Chris Pratt: From 'Parks and Recreation' to 'Guardians of the Galaxy'

From 'Parks and Recreation' to 'Guardians of the Galaxy'

He was homeless in Hawaii when he got his big break. Now the comic actor Chris Pratt is Hollywood's new favourite action star
How live cinema screenings can boost arts audiences

How live cinema screenings can boost arts audiences

Broadcasting plays and exhibitions to cinemas is a sure-fire box office smash
Shipping container hotels: Pop-up hotels filling a niche

Pop-up hotels filling a niche

Spending the night in a shipping container doesn't sound appealing, but these mobile crash pads are popping up at the summer's biggest events
Native American headdresses are not fashion accessories

Feather dust-up

A Canadian festival has banned Native American headwear. Haven't we been here before?
Boris Johnson's war on diesel

Boris Johnson's war on diesel

11m cars here run on diesel. It's seen as a greener alternative to unleaded petrol. So why is London's mayor on a crusade against the black pump?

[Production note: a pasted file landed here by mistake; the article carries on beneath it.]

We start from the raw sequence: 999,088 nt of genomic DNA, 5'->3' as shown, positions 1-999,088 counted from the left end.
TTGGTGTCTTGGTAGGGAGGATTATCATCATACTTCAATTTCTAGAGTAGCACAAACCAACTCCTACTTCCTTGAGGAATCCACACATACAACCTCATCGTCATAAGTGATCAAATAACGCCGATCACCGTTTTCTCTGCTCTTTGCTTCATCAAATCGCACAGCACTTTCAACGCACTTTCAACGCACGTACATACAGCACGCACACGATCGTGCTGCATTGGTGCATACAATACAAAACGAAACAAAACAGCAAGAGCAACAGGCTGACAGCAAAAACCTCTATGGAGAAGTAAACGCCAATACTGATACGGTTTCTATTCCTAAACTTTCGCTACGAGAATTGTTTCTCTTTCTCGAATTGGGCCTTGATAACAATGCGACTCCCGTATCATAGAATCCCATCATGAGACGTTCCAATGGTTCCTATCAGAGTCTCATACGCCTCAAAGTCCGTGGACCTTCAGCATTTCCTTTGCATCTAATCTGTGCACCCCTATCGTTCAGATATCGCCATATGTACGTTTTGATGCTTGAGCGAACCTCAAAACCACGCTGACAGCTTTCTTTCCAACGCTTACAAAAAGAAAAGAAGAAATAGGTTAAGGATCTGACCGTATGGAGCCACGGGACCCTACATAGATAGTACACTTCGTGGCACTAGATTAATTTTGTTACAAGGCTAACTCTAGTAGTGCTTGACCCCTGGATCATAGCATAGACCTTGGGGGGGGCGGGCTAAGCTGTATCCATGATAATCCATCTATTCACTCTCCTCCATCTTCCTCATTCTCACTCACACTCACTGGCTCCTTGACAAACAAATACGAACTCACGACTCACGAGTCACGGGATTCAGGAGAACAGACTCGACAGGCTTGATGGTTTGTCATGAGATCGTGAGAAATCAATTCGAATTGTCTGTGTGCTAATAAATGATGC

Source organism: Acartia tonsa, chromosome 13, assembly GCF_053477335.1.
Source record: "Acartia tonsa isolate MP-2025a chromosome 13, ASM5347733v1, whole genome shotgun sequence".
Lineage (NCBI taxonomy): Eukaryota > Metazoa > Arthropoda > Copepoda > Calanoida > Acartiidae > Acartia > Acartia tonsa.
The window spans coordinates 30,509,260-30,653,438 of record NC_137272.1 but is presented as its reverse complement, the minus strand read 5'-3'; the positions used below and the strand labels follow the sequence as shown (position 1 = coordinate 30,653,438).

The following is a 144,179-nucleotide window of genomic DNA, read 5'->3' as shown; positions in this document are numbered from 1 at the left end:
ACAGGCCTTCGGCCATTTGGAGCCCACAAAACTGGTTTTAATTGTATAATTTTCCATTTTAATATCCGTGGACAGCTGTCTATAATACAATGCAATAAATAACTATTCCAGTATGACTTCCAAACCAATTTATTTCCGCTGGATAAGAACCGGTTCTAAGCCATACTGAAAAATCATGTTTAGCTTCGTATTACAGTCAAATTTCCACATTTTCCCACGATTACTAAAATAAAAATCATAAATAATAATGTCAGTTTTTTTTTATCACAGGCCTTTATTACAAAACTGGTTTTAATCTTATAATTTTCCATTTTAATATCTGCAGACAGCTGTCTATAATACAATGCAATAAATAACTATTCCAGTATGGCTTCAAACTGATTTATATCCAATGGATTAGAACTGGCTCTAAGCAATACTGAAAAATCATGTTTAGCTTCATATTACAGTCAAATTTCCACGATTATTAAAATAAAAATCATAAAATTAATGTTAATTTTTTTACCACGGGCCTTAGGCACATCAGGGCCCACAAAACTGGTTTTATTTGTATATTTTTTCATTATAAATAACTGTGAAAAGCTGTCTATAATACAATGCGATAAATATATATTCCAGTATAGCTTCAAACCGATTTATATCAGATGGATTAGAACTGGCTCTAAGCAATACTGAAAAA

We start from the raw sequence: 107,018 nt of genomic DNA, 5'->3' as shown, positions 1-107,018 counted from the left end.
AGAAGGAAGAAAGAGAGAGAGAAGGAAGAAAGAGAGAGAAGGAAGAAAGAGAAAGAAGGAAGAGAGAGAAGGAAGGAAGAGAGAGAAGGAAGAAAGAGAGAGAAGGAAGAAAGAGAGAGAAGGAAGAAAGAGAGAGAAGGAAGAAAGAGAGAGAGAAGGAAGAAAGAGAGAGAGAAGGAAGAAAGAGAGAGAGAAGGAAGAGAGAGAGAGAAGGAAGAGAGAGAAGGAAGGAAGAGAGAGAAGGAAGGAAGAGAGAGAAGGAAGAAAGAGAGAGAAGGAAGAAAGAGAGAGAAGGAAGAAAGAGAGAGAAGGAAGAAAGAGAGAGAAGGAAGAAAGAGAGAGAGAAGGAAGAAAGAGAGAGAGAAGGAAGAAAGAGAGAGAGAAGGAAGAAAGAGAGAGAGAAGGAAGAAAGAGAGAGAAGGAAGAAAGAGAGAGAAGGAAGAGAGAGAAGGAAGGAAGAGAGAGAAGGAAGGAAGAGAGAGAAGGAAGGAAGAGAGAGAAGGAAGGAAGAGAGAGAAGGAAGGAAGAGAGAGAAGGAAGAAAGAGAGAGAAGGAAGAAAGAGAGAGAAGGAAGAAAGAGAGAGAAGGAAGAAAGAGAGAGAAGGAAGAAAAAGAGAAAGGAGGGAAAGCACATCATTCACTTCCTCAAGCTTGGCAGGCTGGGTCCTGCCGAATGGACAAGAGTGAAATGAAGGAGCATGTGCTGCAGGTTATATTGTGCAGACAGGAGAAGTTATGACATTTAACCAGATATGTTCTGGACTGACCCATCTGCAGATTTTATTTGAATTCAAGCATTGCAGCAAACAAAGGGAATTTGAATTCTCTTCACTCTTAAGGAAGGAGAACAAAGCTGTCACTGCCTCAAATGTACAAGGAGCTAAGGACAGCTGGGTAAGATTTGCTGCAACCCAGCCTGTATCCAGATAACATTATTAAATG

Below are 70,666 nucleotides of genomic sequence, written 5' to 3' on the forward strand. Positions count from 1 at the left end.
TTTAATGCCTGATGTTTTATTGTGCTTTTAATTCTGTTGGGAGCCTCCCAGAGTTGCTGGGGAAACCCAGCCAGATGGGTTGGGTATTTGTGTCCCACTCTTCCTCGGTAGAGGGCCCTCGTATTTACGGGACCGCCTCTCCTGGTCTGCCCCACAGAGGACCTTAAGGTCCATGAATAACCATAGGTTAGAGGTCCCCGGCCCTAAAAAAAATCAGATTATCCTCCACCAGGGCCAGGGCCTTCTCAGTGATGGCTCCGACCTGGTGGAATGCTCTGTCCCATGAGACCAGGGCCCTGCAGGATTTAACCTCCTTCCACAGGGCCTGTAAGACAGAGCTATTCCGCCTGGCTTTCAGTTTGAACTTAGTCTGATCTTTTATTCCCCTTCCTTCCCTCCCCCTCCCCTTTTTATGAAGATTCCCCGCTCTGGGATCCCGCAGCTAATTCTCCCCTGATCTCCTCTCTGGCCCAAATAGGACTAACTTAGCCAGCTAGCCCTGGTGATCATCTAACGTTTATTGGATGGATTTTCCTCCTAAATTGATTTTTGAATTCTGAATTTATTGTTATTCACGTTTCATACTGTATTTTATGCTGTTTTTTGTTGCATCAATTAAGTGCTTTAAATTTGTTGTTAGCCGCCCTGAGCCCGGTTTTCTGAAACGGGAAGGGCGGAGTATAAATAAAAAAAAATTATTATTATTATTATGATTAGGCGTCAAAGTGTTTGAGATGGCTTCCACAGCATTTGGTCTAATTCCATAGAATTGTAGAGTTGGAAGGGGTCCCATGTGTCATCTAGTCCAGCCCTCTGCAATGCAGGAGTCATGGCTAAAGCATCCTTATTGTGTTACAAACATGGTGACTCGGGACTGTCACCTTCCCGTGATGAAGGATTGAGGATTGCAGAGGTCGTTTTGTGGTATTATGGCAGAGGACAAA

5 best waterproof cameras

Splash and flash: 5 best waterproof cameras

Don't let water stop you taking snaps with one of these machines that will take you from the sand to meters deep
Louis van Gaal interview: Manchester United manager discusses tactics and rebuilding after the David Moyes era

Louis van Gaal interview

Manchester United manager discusses tactics and rebuilding after the David Moyes era
Will Gore: The goodwill shown by fans towards Alastair Cook will evaporate rapidly if India win the series

Will Gore: Outside Edge

The goodwill shown by fans towards Alastair Cook will evaporate rapidly if India win the series
The children were playing in the street with toy guns. The air strikes were tragically real

The air strikes were tragically real

The children were playing in the street with toy guns
Boozy, ignorant, intolerant, but very polite – The British, as others see us

Britain as others see us

Boozy, ignorant, intolerant, but very polite
How did our legends really begin?

How did our legends really begin?

Applying the theory of evolution to the world's many mythologies
Watch out: Lambrusco is back on the menu

Lambrusco is back on the menu

Naff Seventies corner-shop staple is this year's Aperol Spritz